Unit 8 Water and the Environment

Unit 8 Water and the Environment

Unit 8—Water and the Environment

Chapter 24 Earth’s Water Systems

24 1 watercycle

24.1 The Water Cycle

The amount of water on Earth is about the same as it was during the age of the dinosaurs, 65 to 220 million years ago.

The water cycle is also known as the hydrologic cycle

With about 70 percent of its surface covered with water, Earth is truly a water planet.

Of the total amount of water on Earth, less than 1 percent is available for our consumption.

Most is too salty or frozen as ice at the poles.

Body of water / Percent
Oceans / 97.1%
Polar ice / 2.24%
Groundwater / 0.61%
Lakes / 0.016%
Moisture in the atmosphere / 0.001%
rivers / 0.0001%

Lakes, ponds, streams, and rivers are collectively referred to as fresh surface water

The four main processes of the water cycle are:





Define each of the above.

What is the driving force of the water cycle?______

Although not one of the four main processes of the water cycle, plants and animals contribute water to the atmosphere through a process known as respiration.

Define respiration.

Aquifers contain groundwater. The Ogallala Aquifer is the largest aquifer in the world, found in the Midwest U.S. (Kansas, Texas, Oklahoma, Nebraska)

Define aquifer.

Define groundwater.

Groundwater that is not collected for our use will continue to flow through sediments and eventually enter the ocean, thus continuing the water cycle.

A watershed is an area of land that catches all rain and snow and collects it one place like a river.

24.2 Water Quality

Standards are used to judge water quality.

Water that meets these standards is safe for drinking, cooking, and other household activities.

The variety and amount of ions in your tap water give it a certain taste.

Possible components of tap and/or surface water and their sources are listed below

Possible Component / Source
Acid (hydrogen ion) / Dissolved carbon dioxide from soils
Base (hydroxide ion, OH−1) / Calcium and magnesium salts occurring naturally in the water supply
Chlorine / An additive in water treatment to kill bacteria
Fluoride ion / Added as sodium fluoride in water treatment to prevent tooth decay
Iron ions / Dissolved from iron or steel pipes
Copper ions / Dissolved from copper pipes
Lead ion / Dissolved from lead pipes or solder for pipes, affects central nervous system
Phosphorus / Detergents and surface runoff from fertilizers, leads to algae blooms

Hard water is water that contains a lot of dissolved calcium and magnesium. Many homes use a water softener to remove these and other ions (makes soft water).

Tests that are performed to asses water quality:

Unit 8—Water and the Environment

Chapter 24 Earth’s Water Systems

—Water temperature

—Dissolved oxygen test

—Biological oxygen demand test

—Turbidity test

—Nitrate test

—Phosphate test

—pH test

Unit 8—Water and the Environment

Chapter 24 Earth’s Water Systems

24.3 Acid Rain

Rainwater is normally a bit acidic because natural sources of carbon dioxide exist. CO2 is emitted by plants and mixes with the water in the atmosphere to make carbonic acid, H2CO3.

Any rain, snow, or fog that has a pH lower than 5.6 is called acid rain or acid precipitation.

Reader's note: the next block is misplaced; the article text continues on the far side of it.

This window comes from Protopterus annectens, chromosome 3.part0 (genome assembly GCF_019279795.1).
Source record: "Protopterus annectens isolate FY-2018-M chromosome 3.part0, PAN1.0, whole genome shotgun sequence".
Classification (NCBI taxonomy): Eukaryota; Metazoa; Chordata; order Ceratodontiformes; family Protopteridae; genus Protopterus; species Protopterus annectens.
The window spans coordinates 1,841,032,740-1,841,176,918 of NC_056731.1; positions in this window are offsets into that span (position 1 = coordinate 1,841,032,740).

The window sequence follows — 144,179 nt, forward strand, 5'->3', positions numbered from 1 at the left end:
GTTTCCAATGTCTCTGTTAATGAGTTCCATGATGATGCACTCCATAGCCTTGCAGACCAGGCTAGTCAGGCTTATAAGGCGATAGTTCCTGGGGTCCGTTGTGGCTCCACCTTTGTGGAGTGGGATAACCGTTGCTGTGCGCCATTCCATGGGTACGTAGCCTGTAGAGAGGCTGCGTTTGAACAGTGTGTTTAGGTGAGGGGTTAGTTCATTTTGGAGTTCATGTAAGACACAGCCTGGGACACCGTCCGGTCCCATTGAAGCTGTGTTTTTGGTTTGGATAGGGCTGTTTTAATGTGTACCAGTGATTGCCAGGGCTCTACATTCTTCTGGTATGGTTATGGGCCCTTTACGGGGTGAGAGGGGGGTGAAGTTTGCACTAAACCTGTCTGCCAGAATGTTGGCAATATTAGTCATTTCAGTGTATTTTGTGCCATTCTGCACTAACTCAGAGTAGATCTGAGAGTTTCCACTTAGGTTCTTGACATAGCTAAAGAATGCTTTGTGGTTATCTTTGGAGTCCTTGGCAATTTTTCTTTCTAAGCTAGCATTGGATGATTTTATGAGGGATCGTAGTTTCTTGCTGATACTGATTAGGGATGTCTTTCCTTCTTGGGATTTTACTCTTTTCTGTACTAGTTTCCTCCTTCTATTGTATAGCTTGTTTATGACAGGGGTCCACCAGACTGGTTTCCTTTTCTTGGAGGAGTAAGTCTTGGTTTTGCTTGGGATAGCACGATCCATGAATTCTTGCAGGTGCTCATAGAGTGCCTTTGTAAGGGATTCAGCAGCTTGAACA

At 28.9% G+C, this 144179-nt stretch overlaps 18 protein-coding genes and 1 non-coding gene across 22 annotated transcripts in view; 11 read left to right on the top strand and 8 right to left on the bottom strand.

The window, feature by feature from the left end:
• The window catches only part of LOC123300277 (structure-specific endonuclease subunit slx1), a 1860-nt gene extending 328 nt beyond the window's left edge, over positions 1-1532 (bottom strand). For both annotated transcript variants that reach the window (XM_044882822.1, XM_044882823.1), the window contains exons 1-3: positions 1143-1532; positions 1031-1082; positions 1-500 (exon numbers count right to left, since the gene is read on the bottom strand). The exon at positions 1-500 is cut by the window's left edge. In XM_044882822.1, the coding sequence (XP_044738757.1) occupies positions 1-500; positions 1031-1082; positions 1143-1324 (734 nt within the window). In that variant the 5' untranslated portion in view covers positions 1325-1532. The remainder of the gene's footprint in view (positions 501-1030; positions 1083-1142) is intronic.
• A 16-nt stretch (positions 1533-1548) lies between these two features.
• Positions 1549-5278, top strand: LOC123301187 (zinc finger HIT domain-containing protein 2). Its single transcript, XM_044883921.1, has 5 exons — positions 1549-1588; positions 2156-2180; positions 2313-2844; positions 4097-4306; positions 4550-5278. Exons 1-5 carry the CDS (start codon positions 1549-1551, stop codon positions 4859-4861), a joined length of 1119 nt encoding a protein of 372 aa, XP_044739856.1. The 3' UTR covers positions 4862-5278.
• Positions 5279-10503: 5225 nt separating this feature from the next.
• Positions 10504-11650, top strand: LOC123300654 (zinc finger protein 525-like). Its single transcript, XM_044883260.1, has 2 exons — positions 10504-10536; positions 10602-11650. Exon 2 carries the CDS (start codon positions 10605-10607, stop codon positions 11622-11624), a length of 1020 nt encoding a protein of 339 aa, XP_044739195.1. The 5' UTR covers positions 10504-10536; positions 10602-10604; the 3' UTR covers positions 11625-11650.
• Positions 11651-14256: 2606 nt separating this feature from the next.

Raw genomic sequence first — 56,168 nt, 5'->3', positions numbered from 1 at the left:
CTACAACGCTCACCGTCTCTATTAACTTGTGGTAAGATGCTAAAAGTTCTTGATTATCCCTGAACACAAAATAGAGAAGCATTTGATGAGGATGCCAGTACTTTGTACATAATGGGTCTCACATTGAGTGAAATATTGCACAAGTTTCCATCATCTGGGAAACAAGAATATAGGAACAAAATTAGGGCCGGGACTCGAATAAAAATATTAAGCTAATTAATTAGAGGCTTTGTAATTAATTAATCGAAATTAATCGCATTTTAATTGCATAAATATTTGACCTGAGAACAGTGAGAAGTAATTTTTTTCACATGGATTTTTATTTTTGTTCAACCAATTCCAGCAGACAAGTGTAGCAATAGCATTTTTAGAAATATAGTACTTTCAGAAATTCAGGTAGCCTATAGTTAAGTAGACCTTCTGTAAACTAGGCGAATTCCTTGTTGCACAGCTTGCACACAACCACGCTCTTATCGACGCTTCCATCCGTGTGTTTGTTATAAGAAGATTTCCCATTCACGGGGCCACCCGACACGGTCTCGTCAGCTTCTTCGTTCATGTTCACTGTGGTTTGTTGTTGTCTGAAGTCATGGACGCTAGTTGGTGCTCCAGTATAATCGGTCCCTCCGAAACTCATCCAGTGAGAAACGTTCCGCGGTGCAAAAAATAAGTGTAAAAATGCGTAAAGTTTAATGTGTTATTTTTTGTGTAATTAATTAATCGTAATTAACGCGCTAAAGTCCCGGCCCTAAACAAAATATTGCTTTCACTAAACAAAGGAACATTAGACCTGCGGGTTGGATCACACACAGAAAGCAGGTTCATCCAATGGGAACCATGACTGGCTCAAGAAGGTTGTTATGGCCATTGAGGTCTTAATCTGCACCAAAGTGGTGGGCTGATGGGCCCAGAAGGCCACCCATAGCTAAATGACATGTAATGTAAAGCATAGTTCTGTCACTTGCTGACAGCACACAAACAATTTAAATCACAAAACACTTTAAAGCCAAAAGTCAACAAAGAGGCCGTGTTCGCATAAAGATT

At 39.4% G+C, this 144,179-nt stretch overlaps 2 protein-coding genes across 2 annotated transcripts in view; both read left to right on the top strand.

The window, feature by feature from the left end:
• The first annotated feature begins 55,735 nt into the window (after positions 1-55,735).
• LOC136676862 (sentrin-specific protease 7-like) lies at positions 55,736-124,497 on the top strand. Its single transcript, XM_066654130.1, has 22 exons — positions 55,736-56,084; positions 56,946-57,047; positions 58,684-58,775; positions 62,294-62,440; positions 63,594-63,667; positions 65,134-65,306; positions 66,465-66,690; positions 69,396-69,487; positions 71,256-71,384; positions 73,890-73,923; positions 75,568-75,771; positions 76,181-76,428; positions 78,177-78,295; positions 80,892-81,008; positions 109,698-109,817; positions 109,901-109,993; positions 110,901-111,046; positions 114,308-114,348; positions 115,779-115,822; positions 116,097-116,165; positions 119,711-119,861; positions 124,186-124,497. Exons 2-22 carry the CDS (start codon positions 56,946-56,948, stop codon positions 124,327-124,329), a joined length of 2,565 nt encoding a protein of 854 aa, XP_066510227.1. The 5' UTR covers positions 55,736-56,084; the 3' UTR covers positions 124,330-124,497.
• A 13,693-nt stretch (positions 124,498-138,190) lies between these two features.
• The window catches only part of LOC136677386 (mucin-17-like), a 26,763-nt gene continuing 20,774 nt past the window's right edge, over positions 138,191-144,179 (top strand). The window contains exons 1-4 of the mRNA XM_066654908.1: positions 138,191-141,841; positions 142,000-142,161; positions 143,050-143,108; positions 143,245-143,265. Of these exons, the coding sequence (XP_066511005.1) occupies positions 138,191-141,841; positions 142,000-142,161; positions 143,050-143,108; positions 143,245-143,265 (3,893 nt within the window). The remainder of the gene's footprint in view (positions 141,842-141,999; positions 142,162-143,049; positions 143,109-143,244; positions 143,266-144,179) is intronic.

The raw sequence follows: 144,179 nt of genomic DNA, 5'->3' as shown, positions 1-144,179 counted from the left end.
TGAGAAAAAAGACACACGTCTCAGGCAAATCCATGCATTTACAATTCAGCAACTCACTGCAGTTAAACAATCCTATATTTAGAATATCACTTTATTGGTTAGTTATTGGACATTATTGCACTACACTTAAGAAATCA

Acid rain is harmful to natural environments because most life and life processes function in nearly neutral environments.

Acid rain reduces the amount of calcium in the soil.

The main cause of acid rain is the mixing of precipitation with by-products from the combustion of fossil fuels. The four gases primarily responsible for acid rain are SO2, SO3, NO and NO2. In addition to damage to buildings, statues, structures, acid precipitation affects the respiratory system in people and animals. Further affects can be seen in other animal populations.

A catalytic converter is a device that converts nitrogen oxide to nitrogen gas (N2) and oxygen (O2) before these emissions enter the atmosphere.

24.4 Oceans

Oceans are part of the water layer of Earth’s surface, called the hydrosphere.

This layer covers much of its surface.

Earth has five major oceans, Atlantic, Pacific, Indian, Arctic, and Southern

There are six major ions dissolved in sea water, and approximately 70 additional trace elements/ions found in sea water.

Ion Name / Ion Symbol / Percent
chloride ion / Cl−1 / 55
sodium ion / Na+1 / 31
sulfate ion / SO4−2 / 8
magnesium ion / Mg+2 / 4
calcium ion / Ca+2 / 1
potassium ion / K+1 / 1

The term salinity describes the “saltiness” of seawater.

Salinity describes how much salt is dissolved in one kilogram of water.

The salinity of the oceans has remained relatively constant for 600 million years because physical and chemical processes create a balance, as shown in the picture below.

Calcium carbonate buffers the ocean.

More CO2 in the atmosphere could mean a more acidic ocean since more gas will dissolve in the oceans

A food chain is a series of steps through which energy and nutrients are transferred, from organism to organism, in an ecosystem.

—Producers are plants and one-celled organisms that concentrate energy from the sun through photosynthesis.

—Herbivores feed on producers.

—Many carnivores, the next step on a food chain, feed on herbivores.

A food chain can be represented as a pyramid, with producers forming the base, herbivores next, and carnivores at the top.

This arrangement represents how energy is lost in the food chain.

Decomposers recycle materials back to the food chain.

As producers store energy, they also absorb small amounts of toxic pollutants in the water.

Next, herbivores eat large numbers of producers to obtain enough energy.

Top carnivores, who prey on other carnivores, can accumulate dangerous levels of toxic pollutants.